How the Global Supply Web is Taking Over for Supply Chains

May 27, 2020

5 min read

RESOURCES // BLOG

For centuries, we have all relied on supply chains to deliver critical goods. The best example of this comes from the story of Marco Polo. After traversing the “Silk Road” and establishing a supply chain between Asia and Central Europe, he wrote “The Description of the World,” inspiring future traders to follow in his footsteps.

Over time, supply chains became more complex. Advancements in technology and navigation allows larger ships to enter ports and transport more goods with each pass. Aviation opened the door for faster trade, with critical items arriving to their destination in hours instead of days. As the internet came online for everyone, computers allowed us to track our freight in motion.

However, what hasn’t changed is our reliance on lowest-cost, single-source supply chain strategies. Although organizations of all sizes have the opportunity to map ideal networks and identify origins that balance cost with service, many companies remain fixated on having one supply chain, instead of sourcing through a supply web.

As technology gives us more tools than ever before, it’s time to break the supply chain. This period of COVID-19 disruption provides the perfect opportunity to make a transformation toward a supply web that will drive sustainable success in the future.

What happens when supply chains get too lean?

Before we turned the clock to 2020, supply chains around the world were very lean. That is: companies would order just enough inventory from overseas and relied on a soft market to get good prices on regular freight shipments.

When the Coronavirus disruption started, some businesses were unaffected. Because of the planned Chinese New Year shutdown, many ordered extra inventory to cover them through the two-week break. As the pandemic spread and disruption expanded, we started discovering the weakness of a lean supply chain: The most in-demand items, like personal protective equipment and cleaning supplies, ran out quickly, forcing new suppliers to ramp up production not out of opportunity, but out of necessity.

Although the global disruption is providing a healthy correction on inventory, it also illustrated why companies need to develop a supply web for critical components. Organizations that relied primarily on Asian sources are experiencing a much slower recovery due to the extended shutdown of Chinese factories , combined with month-long lockdowns declared by other countries in the region.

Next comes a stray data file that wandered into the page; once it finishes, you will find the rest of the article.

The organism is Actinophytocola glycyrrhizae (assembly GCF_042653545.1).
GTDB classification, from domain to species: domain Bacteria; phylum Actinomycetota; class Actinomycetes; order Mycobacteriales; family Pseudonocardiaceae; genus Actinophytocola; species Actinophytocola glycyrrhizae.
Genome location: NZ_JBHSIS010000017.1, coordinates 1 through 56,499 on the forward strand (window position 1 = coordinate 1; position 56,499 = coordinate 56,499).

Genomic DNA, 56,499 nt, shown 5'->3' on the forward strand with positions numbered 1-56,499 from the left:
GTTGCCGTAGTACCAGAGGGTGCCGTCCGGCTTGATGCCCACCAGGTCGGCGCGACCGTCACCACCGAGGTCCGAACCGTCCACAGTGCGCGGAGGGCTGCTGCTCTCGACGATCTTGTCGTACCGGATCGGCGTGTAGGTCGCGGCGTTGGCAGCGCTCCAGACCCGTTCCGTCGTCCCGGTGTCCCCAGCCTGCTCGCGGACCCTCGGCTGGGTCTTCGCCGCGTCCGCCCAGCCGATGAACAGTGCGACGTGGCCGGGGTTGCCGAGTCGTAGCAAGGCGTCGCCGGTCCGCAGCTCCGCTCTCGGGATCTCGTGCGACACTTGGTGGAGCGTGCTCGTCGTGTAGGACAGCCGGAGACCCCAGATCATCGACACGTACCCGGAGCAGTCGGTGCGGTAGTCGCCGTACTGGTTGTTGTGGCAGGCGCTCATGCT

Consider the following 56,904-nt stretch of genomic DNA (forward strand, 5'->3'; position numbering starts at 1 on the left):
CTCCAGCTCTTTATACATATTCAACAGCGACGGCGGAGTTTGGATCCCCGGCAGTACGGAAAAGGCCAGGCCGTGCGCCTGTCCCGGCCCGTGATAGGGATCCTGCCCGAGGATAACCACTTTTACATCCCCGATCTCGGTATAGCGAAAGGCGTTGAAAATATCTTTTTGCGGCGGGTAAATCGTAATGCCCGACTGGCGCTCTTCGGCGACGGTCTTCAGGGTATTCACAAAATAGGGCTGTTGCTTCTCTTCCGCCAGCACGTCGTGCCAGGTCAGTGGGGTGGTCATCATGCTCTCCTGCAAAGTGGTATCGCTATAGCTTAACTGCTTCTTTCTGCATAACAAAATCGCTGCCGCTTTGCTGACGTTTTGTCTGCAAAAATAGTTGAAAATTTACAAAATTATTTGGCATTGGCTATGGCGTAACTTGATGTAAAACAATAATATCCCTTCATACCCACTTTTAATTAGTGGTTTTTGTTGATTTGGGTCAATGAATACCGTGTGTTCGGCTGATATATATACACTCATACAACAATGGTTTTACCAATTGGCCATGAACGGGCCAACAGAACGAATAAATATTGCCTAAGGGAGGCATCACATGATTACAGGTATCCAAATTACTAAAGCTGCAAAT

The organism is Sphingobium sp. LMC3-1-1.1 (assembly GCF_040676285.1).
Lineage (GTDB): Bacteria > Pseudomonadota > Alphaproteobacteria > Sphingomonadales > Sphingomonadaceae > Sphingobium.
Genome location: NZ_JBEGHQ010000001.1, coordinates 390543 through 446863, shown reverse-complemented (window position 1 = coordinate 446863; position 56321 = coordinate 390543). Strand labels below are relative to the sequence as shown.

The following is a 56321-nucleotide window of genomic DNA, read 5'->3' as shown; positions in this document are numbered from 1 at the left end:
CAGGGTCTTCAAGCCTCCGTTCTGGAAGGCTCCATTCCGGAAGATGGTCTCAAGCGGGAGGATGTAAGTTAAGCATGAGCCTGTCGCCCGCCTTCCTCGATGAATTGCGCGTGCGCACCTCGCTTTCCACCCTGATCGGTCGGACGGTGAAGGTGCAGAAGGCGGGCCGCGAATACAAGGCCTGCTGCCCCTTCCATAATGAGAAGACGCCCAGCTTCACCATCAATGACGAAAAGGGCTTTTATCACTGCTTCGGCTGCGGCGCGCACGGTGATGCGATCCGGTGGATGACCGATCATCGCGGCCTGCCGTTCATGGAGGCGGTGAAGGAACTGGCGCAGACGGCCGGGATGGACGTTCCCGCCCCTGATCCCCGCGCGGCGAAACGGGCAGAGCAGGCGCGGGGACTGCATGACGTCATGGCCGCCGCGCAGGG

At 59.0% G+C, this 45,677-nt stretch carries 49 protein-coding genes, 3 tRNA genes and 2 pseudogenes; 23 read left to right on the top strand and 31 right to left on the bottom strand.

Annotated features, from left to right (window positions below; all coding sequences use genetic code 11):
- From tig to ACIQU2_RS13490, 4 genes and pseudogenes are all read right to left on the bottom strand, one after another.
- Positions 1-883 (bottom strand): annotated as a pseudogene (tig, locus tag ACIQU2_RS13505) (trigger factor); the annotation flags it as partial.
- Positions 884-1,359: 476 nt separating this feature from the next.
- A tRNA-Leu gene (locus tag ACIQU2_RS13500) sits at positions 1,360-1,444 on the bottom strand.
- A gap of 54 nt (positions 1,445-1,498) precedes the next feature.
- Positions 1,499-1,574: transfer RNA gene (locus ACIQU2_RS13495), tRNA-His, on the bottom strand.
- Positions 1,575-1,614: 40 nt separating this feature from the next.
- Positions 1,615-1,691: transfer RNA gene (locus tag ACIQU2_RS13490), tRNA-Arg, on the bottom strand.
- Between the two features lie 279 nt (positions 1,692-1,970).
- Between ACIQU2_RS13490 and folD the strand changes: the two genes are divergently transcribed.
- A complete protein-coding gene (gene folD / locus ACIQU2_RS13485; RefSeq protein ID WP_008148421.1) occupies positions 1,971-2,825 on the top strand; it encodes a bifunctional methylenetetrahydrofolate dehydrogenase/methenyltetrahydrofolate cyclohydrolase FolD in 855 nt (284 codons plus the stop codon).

Today, sourcing must take a multi-region approach. Those companies that took a multi-region approach are able to recover faster because they were not dependent on a single supply chain. While there is no “perfect” model to prevent sourcing disruption, creating an inbound supply web can help reduce challenges. By relying on alternative network strategies mapped during contingency planning, companies can bring in components from multiple continents and experience a faster recovery and return to production and distribution.

Creating and extending the global supply web

Identifying global sourcing opportunities is only the first step in creating a robust supply web. If your previous supplier base was only in China, do you have the infrastructure available to expand beyond Asia?

Take this moment to think about how a physical web works. A web retains its strength because the tension is spread out across several anchor points and supported by internal joists between each key line. The strength of the center hub is all based on the web’s construction and proper tension at the anchor points. Build on a weak anchor, and that corner of the web could be ripped out entirely. If the internal supports aren’t strong, the web will be ineffective at best, creating a liability at the center.

The supply web works in a similar manner. Inbound “anchor” suppliers must be strong enough to support the web as a whole, while the internal “support” comes from robust transportation networks. If you rely on a lowest-cost, single-source for all your components, it can be cut off from one single support. If you only have one mode to move that freight, any industry change or a drop in partnership can cut off component movement, weakening the web as a whole.

Just as you have to think about diversifying the web for strength, distributors also need to build an equally flexible transportation system. The best systems are set up with the ability to assign preferred mode and carrier to any order at any location, ensuring the best possible contract rates.

Managing the supply web beyond your base

What does it take for a distributor to build a robust supply web? It starts with network modeling and mapping. Companies that o create multiple models to react across scenarios have more flexibility in both operations and costs. A mapping exercise allows organizations to identify best-in-class carriers and consolidation strategies that not only improve efficiency, but implement future solutions faster.

Network mapping also allows distributors to identify efficiencies they may not see within their web. As more consumers stay home and rely on e-commerce for their daily needs, a network model can identify cost-saving direct-to-consumer strategies, including distribution center fulfillment and drop-shipping from partners to reduce waste.

Creating the right network builds businesses that can outlast any disruption and continue to serve customers with the best possible solutions. How can we help you create the best network map and evolve into a supply web? Contact us today.

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John Richardson

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